NPR: Who might benefit from a fourth shot — and who might not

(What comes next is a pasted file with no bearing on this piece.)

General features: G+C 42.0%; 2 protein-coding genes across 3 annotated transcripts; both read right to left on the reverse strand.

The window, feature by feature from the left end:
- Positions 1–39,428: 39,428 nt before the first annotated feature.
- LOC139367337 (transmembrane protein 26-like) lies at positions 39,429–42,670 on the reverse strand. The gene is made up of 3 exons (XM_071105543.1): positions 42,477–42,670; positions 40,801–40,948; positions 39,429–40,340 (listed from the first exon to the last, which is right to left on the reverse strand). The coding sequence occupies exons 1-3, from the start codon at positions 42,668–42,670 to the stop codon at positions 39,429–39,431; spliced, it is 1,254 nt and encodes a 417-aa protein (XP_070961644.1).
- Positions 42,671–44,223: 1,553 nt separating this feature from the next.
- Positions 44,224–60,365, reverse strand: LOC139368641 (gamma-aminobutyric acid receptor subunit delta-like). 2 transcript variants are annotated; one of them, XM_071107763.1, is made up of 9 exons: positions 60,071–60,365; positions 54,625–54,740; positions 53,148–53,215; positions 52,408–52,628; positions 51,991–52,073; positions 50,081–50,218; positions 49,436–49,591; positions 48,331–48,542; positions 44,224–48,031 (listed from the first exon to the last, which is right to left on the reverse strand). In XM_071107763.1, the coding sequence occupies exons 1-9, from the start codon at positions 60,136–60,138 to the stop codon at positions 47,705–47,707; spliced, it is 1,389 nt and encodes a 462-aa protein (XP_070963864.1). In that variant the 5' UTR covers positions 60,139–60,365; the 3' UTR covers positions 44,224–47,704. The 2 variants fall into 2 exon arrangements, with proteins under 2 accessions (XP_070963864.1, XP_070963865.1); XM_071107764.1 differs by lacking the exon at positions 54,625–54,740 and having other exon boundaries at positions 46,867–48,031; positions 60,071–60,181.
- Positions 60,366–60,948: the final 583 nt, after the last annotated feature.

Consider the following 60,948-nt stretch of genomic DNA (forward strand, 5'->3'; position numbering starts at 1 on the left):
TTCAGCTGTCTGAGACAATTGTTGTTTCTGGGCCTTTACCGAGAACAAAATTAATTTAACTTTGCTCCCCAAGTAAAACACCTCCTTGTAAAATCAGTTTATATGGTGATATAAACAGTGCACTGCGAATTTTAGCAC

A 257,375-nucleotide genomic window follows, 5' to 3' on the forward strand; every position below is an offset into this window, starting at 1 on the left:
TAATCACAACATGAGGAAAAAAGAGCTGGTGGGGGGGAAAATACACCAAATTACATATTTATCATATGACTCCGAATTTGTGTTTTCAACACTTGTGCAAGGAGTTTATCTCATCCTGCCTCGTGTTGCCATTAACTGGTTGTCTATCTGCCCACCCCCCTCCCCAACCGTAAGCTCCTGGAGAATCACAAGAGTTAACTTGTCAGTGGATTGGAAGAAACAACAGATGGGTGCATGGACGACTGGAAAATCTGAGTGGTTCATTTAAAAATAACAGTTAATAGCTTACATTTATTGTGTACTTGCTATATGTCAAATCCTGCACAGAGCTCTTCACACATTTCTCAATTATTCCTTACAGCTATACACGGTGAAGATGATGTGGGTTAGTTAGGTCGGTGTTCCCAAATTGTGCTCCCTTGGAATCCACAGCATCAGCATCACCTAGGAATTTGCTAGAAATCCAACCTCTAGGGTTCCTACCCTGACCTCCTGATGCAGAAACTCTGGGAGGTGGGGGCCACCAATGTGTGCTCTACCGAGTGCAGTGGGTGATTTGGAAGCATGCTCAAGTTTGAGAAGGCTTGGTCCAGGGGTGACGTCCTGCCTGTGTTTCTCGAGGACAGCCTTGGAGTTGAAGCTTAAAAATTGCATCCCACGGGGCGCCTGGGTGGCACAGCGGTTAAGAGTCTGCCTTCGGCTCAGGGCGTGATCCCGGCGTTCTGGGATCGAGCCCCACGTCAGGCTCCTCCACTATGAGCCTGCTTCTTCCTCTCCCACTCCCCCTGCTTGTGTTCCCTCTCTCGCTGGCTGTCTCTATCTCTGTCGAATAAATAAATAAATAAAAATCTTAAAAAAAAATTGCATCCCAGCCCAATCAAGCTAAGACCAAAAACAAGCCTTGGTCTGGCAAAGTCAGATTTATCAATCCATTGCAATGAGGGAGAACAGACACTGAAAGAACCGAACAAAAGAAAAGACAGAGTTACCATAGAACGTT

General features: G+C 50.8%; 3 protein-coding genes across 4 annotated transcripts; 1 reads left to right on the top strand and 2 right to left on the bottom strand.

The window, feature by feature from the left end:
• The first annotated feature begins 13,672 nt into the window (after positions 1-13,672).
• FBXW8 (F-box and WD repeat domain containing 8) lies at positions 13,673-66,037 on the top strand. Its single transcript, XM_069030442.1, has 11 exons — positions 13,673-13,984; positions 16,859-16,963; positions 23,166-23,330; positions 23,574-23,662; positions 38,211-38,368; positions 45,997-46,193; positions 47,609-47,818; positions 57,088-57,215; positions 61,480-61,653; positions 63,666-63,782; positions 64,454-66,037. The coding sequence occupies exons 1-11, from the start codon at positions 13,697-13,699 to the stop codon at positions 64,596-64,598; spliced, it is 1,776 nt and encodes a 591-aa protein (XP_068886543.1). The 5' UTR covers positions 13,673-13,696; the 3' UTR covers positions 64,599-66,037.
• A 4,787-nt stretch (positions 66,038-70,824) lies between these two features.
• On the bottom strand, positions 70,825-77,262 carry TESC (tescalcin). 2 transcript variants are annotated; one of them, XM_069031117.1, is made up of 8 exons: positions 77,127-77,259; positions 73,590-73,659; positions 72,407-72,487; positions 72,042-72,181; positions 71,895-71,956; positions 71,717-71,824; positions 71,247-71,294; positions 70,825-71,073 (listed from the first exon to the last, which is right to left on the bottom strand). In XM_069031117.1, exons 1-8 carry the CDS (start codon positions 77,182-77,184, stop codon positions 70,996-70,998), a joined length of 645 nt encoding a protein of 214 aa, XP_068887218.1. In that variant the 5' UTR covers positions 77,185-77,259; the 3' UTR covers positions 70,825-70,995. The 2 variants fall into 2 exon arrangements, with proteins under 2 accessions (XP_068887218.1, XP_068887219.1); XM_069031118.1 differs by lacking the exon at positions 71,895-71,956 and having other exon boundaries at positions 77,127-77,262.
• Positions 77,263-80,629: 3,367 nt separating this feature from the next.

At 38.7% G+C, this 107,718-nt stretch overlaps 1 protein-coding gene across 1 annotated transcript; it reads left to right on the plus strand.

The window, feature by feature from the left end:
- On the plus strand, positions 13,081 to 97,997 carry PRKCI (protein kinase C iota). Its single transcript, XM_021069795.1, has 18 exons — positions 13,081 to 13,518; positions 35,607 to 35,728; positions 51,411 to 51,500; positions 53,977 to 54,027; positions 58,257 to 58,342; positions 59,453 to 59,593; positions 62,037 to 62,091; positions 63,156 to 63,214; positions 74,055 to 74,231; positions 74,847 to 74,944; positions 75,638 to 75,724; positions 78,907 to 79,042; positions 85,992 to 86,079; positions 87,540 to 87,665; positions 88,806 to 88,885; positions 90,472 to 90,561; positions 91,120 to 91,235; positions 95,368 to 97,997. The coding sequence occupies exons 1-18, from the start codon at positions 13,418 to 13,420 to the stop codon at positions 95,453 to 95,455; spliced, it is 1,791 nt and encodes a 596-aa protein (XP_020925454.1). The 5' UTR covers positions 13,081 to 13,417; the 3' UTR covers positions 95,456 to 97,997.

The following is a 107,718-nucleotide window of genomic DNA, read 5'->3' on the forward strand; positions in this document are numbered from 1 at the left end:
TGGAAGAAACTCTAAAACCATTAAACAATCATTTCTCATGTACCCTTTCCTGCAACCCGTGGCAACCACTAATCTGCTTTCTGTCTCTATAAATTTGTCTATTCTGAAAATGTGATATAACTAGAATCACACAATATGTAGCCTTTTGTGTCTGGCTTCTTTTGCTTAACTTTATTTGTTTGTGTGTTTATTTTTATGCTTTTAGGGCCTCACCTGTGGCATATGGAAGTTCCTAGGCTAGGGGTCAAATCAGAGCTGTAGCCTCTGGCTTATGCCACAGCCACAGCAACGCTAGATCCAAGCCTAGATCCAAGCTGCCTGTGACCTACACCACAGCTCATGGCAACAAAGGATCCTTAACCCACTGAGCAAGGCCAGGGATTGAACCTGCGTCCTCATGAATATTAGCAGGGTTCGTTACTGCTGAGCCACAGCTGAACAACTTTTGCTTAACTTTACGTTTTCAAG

Although vaccines provide great protection against COVID-19, the antibodies begin to decline as soon as one month after the booster. The protection against infection drops down to about 50% three months after the shot. Because of this, many are considering a fourth booster shot. The question is, who needs it and who doesn’t? A recent study from Israel suggests that most people won’t need an additional booster as it offers very little extra protection against the virus compared to three shots; however, for the immunocompromised or the elderly, an extra dose may be needed to protect them against severe disease. In a new study, 300 healthcare workers were given a fourth shot, either Pfizer or Moderna, and their antibody levels were measured after. The extra dose only reduced the risk of an infection by 10% to 30%, and during the 30-day study period, 20% of those who received the fourth dose got infected with the omicron variant of COVID-19, while 25% of those who only had three shots became infected. The fourth dose also did not appear to activate T-cells, which are critical in preventing future infections. Despite unpromising findings, the vaccines still offer excellent protection against sever disease, hospitalization, and death. All in all, a fourth dose would not be needed for the general population, but it may be important for those who are vulnerable and need the extra protection. For more information on the fourth dose, click here for the original article. For more information and articles on vaccines and COVID-19, click here.

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